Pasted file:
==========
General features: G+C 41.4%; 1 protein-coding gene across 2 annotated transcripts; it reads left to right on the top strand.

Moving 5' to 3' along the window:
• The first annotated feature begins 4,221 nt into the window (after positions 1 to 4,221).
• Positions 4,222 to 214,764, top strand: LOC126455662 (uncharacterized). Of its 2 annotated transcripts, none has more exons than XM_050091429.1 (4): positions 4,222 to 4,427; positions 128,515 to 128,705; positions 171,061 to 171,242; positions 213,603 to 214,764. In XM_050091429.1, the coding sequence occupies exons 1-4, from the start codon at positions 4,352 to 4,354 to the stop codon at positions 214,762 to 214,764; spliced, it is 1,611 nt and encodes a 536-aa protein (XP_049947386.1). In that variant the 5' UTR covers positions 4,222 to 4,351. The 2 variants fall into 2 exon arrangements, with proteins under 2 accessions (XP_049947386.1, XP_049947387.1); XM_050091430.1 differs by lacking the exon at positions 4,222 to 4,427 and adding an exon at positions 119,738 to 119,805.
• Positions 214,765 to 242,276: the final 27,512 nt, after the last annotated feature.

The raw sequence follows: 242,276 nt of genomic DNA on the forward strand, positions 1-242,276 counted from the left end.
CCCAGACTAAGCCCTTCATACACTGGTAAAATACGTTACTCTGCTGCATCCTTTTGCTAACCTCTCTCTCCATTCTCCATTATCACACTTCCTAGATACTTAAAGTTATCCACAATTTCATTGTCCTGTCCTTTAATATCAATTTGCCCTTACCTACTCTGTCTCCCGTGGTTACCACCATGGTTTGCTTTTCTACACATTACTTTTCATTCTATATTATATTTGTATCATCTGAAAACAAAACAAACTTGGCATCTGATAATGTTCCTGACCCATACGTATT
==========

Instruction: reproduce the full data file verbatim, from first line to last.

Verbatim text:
General features: G+C 41.4%; 1 protein-coding gene across 2 annotated transcripts; it reads left to right on the top strand.

Moving 5' to 3' along the window:
• The first annotated feature begins 4,221 nt into the window (after positions 1 to 4,221).
• Positions 4,222 to 214,764, top strand: LOC126455662 (uncharacterized). Of its 2 annotated transcripts, none has more exons than XM_050091429.1 (4): positions 4,222 to 4,427; positions 128,515 to 128,705; positions 171,061 to 171,242; positions 213,603 to 214,764. In XM_050091429.1, the coding sequence occupies exons 1-4, from the start codon at positions 4,352 to 4,354 to the stop codon at positions 214,762 to 214,764; spliced, it is 1,611 nt and encodes a 536-aa protein (XP_049947386.1). In that variant the 5' UTR covers positions 4,222 to 4,351. The 2 variants fall into 2 exon arrangements, with proteins under 2 accessions (XP_049947386.1, XP_049947387.1); XM_050091430.1 differs by lacking the exon at positions 4,222 to 4,427 and adding an exon at positions 119,738 to 119,805.
• Positions 214,765 to 242,276: the final 27,512 nt, after the last annotated feature.

The raw sequence follows: 242,276 nt of genomic DNA on the forward strand, positions 1-242,276 counted from the left end.
CCCAGACTAAGCCCTTCATACACTGGTAAAATACGTTACTCTGCTGCATCCTTTTGCTAACCTCTCTCTCCATTCTCCATTATCACACTTCCTAGATACTTAAAGTTATCCACAATTTCATTGTCCTGTCCTTTAATATCAATTTGCCCTTACCTACTCTGTCTCCCGTGGTTACCACCATGGTTTGCTTTTCTACACATTACTTTTCATTCTATATTATATTTGTATCATCTGAAAACAAAACAAACTTGGCATCTGATAATGTTCCTGACCCATACGTATT